“We were dealing with a host of profound challenges and obviously distinct threats that were made, violent threats that were made that, unfortunately, there was a lot of evidence were very real,” he said of the security around precincts in mid-June, following a number of articles highlighting the issue. “So the actions taken in the midst of a crisis situation don’t reflect what we would do in everyday reality.”

As the security measures persisted into early August, the mayor emphasized that the barriers were in a limited number of places and for a limited time.

“There’s not a lot of barricades up in the bigger scheme of things,” he said on Aug. 6. “Around some police precincts where there had been challenges about safety and security. Some of that still exists, but again, that’s being modified over time,” the mayor added. “Everything we’re talking about is temporary and very limited in the city.” 

Nearly a month later, however, barricades still lined the sidewalk near City Hall on Chambers Street on Wednesday — preventing access to the stairs of the Department of Education headquarters as two police officers stood guard nearby.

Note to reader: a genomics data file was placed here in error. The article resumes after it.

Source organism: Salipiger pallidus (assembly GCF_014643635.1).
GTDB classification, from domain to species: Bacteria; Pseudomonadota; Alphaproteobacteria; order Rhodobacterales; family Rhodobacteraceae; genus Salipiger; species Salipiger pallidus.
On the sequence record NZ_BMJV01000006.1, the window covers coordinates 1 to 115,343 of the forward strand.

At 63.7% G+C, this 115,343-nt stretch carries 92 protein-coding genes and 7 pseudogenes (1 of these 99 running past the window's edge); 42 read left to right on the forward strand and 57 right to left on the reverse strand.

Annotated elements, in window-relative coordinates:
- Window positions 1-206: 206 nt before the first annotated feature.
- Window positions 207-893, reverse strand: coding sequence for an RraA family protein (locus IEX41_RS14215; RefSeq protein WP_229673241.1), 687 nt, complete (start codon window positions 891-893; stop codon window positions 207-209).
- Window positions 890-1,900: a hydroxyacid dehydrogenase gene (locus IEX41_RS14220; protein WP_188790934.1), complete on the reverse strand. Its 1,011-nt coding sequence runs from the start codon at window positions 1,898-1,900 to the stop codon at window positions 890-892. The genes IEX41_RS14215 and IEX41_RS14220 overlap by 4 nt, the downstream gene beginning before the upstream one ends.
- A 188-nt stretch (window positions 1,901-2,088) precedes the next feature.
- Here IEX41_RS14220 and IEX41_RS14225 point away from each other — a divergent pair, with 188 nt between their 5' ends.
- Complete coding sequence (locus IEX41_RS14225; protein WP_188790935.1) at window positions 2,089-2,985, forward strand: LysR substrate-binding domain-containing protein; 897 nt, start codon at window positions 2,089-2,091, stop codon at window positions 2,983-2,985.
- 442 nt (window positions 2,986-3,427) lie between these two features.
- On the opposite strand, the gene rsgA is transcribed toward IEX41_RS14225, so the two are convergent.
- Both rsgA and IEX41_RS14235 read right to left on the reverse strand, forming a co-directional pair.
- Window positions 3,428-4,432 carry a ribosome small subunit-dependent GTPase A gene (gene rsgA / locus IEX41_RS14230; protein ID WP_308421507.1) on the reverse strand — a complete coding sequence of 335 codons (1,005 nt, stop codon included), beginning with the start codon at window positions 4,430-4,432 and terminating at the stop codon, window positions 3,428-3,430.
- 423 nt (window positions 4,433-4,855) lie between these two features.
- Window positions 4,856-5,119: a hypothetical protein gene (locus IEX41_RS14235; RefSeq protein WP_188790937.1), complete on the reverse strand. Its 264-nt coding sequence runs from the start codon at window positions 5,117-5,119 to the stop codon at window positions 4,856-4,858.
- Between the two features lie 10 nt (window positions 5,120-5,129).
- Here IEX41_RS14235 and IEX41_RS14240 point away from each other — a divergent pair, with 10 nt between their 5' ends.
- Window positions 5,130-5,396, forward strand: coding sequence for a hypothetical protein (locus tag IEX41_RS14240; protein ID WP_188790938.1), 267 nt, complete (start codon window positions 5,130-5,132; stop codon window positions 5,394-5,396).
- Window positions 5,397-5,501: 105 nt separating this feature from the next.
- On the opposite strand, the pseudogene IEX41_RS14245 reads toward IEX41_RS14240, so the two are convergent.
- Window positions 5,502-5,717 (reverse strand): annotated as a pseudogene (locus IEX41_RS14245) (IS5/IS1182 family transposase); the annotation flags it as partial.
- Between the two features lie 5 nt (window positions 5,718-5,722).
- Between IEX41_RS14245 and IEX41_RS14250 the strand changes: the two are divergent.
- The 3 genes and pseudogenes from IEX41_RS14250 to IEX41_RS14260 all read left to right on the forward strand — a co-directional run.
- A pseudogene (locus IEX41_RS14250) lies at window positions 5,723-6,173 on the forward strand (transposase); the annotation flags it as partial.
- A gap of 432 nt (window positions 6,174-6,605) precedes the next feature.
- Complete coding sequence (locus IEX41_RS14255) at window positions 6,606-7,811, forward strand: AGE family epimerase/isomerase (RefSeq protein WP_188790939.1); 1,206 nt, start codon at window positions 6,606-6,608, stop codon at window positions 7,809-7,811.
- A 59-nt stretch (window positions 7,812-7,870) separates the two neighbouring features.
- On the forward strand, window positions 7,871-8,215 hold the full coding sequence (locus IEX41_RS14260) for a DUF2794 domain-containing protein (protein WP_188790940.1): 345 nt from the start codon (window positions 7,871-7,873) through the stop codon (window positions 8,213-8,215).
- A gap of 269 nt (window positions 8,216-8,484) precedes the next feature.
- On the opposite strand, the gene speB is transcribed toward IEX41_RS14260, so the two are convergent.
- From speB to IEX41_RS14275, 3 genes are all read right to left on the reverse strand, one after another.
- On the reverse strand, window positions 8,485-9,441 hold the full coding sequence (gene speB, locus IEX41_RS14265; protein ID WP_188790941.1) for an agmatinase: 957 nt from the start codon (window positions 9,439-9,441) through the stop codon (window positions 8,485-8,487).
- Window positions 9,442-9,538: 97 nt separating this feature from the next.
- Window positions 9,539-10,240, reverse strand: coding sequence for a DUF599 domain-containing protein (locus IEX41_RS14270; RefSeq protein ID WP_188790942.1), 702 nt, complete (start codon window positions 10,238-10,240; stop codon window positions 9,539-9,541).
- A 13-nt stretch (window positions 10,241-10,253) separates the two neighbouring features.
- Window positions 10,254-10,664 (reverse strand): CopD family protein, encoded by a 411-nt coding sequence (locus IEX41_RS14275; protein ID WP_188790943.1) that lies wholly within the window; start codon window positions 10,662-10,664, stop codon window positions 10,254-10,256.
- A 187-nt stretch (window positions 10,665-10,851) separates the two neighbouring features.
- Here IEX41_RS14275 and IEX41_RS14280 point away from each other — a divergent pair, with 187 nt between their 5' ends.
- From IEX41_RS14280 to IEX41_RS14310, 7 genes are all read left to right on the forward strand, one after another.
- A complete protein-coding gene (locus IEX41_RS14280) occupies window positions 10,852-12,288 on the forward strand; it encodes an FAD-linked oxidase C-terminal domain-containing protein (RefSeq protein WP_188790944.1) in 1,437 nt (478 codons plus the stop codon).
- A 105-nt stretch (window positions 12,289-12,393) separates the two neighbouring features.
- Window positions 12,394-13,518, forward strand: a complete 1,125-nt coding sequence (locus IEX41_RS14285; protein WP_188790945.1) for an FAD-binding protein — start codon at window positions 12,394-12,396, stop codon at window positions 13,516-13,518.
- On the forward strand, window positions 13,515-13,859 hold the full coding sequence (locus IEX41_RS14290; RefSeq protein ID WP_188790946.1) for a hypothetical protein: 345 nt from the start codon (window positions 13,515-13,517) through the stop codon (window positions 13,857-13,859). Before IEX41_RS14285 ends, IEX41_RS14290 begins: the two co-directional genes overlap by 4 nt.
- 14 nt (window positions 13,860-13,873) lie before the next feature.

While City Hall Park was recently unlocked for the first time since June, the public plaza nearby that was the site of the Occupy City Hall protests is still largely blocked off with metal barricades and manned by two police officers.

And barricades outside of the Surrogate’s Court across the street from the DOE’s Tweed Courthouse headquarters that had been blocking the sidewalk have recently been moved out of the way to the curb. But three police officers remain stationed outside and on the corner of the building, which got heavily marked up with anti-police graffiti in July.

In her letter to Shea, Brewer acknowledged that legitimate safety concerns at some precincts would necessitate restricting access to an entire block.

“But in most cases I believe strongly that we can strike a more reasonable balance between the safety of officers and precincts and the concerns outlined above — and also help reduce the lingering traces of the ‘siege mentality’ that afflicted the city several months ago,” she wrote.